However, many parents and employers had called for English to be retained as the language of instruction. Of late, concerns have risen in recent years that students’ English skills have declined, with employers citing this as a major weakness among fresh graduates in Malaysia,

Earlier this year, Datin Noor Azimah Abdul Rahim, the chairman of the Parent Action Group for Education (PAGE) in an interview with an online news portal again reiterated the call that it was the right time now to re-visit PPSMI and introduce it in schools once again, saying that the struggle for the proposal is not yet over.

She explained that the first batch of students who began learning Science and Mathematics in English in Form 1 back in 2003 and proceeded to become teachers are now just entering the workforce so they should be competent enough to handle teaching the two subjects in English.  So the debate on the matter persists even until today particularly among academicians, parents and students themselves.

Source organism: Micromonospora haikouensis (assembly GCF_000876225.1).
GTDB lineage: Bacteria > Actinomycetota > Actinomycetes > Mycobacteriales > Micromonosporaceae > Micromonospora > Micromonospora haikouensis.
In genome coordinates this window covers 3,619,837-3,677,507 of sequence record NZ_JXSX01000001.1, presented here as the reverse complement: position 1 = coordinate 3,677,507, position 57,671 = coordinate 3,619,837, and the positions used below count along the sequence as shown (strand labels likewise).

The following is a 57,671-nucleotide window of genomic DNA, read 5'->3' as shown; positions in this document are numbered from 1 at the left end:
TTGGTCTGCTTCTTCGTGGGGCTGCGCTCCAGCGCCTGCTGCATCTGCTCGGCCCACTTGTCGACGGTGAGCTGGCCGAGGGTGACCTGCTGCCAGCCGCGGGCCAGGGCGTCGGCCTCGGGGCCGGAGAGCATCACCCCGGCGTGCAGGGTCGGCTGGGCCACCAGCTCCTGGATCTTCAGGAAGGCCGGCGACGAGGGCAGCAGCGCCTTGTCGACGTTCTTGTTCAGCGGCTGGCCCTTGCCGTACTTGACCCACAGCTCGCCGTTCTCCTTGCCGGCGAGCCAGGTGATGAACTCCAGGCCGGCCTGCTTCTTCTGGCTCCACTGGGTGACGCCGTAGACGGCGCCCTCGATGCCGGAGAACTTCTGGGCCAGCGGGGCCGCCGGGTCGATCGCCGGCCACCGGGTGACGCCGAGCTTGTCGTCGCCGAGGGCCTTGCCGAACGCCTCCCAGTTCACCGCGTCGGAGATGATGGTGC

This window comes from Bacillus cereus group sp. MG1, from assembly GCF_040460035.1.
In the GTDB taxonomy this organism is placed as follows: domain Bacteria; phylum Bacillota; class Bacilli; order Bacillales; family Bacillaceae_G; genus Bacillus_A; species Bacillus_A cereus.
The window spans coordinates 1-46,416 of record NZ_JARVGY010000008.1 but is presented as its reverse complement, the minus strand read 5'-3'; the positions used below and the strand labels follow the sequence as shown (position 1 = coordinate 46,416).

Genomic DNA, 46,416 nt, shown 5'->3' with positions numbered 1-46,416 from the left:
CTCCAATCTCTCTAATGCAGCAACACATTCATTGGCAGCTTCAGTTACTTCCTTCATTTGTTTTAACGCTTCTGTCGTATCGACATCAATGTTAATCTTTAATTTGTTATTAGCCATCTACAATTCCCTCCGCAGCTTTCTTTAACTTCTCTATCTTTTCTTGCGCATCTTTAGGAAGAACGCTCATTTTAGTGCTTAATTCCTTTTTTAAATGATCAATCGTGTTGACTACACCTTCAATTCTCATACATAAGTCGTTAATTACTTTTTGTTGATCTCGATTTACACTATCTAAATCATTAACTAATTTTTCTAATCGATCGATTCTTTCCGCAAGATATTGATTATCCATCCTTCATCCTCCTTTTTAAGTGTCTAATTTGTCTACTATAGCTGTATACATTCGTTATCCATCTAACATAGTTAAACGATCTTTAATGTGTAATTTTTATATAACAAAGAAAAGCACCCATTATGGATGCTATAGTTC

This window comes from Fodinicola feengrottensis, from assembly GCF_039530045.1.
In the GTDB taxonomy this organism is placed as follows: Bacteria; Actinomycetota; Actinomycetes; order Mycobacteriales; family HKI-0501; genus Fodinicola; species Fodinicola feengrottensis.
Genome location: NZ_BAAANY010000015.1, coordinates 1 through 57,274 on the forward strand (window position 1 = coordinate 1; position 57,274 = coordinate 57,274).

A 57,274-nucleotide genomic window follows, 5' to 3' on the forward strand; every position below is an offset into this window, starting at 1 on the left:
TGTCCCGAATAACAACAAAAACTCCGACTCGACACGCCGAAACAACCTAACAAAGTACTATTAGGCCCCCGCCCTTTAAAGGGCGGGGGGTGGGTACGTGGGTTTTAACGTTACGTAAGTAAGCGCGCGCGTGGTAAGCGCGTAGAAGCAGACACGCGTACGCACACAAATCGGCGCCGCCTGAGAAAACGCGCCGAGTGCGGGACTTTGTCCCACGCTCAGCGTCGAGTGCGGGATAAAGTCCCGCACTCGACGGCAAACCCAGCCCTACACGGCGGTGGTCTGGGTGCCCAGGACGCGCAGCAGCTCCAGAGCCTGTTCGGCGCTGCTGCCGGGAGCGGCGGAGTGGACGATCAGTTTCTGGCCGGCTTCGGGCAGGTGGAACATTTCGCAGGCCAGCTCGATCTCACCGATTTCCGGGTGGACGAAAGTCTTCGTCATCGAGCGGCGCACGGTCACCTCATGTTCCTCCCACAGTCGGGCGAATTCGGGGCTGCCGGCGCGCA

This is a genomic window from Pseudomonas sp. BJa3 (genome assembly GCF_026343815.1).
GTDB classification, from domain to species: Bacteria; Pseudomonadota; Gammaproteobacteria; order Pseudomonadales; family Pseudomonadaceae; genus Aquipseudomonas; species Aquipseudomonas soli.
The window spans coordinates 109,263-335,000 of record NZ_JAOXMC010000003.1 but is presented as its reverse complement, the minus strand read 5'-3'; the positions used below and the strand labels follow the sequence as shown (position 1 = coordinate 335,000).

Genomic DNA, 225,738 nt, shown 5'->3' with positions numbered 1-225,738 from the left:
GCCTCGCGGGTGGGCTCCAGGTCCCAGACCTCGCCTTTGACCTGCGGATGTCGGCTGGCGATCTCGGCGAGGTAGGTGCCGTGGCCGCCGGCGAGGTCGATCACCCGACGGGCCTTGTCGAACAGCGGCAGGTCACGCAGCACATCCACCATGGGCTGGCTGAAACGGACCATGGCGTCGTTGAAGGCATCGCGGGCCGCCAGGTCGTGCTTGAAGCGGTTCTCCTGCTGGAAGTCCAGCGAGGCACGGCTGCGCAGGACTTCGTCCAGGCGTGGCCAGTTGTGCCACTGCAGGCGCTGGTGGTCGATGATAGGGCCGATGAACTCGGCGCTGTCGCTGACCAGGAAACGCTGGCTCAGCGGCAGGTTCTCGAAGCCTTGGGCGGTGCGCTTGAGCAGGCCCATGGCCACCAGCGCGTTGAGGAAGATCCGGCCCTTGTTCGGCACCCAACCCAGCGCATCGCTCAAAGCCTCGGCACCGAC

Words Of Concerned Malaysians

Tan Sri Abdul Ghafar bin Mahmud, the Director-General in Ministry of Education. -Pic: ppdajerantut2u.blogspot.comTan Sri Abdul Ghafar bin Mahmud, the Director-General in Ministry of Education. -Pic: ppdajerantut2u.blogspot.comLast Friday, Malaysian Digest contacted Tan Sri Abdul Ghafar bin Mahmud, the Director-General in Ministry of Education. When asked about his views regarding the urban-rural gap in terms of the learning and teaching of English, he said he is fully aware of the matter and the ministry has come up with a very comprehensive approach to solve the problem which stated in the Malaysia Education Blueprint (2013-2015).

“Our strategies are clearly stated in the Blueprint. It is the result of a multitude of analyses, surveys and research conducted with the support of experts, teachers and parents all across Malaysia,” he said.

He stressed: “We have set ourselves ambitious yet achievable tasks to build a strong and efficient education system by 2025 and the urban-rural gap in the English language is also our top concerns.”